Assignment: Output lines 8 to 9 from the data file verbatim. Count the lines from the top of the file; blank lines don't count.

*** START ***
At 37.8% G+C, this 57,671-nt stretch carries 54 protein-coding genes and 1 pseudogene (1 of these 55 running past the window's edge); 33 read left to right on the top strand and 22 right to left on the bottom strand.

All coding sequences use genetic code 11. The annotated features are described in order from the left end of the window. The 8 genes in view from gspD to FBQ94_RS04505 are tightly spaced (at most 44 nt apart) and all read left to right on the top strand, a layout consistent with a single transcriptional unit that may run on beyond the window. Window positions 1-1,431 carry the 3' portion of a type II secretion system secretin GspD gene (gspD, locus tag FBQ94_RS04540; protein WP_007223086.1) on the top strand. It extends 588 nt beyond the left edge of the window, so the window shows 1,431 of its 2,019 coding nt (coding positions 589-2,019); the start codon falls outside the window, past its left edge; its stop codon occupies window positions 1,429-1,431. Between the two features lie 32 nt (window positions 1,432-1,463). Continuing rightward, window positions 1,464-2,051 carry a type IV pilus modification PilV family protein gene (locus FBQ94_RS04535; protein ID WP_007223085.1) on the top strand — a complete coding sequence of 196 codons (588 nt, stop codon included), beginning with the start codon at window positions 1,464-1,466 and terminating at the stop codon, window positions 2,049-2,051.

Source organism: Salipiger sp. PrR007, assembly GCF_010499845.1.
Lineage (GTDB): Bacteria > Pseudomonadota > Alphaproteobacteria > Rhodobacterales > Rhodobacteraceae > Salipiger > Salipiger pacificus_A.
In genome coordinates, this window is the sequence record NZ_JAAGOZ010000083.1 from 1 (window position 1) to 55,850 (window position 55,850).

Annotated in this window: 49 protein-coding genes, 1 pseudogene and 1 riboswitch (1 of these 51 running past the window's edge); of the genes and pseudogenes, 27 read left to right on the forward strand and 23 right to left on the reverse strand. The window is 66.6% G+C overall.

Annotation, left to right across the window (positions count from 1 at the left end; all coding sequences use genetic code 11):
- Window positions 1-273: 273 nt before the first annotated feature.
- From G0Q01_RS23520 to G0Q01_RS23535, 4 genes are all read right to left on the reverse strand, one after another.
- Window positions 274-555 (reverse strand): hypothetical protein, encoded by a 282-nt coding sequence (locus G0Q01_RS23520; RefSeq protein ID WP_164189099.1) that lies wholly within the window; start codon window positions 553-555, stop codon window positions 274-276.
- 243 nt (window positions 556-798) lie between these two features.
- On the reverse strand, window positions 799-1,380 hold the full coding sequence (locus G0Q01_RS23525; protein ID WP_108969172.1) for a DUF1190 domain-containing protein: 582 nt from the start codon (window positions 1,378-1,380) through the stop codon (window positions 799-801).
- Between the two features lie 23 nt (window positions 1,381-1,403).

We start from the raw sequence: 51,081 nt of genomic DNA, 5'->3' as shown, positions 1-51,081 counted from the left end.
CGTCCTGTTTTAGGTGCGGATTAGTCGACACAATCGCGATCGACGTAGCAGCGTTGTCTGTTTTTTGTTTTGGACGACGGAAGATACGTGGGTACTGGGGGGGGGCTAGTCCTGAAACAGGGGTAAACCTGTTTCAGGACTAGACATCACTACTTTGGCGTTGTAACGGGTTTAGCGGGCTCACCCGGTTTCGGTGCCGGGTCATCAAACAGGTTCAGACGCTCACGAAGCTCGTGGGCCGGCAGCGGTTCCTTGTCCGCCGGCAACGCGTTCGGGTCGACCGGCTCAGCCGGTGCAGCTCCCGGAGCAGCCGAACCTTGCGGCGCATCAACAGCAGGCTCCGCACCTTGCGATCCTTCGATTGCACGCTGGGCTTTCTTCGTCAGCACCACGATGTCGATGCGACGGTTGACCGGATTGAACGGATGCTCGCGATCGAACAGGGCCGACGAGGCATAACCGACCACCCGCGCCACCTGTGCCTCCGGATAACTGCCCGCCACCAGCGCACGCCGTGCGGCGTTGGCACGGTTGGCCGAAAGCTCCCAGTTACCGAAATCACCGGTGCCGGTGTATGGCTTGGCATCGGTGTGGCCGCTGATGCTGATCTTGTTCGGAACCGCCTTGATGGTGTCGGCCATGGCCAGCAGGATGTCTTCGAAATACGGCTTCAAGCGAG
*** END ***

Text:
- Window positions 1-273: 273 nt before the first annotated feature.
- From G0Q01_RS23520 to G0Q01_RS23535, 4 genes are all read right to left on the reverse strand, one after another.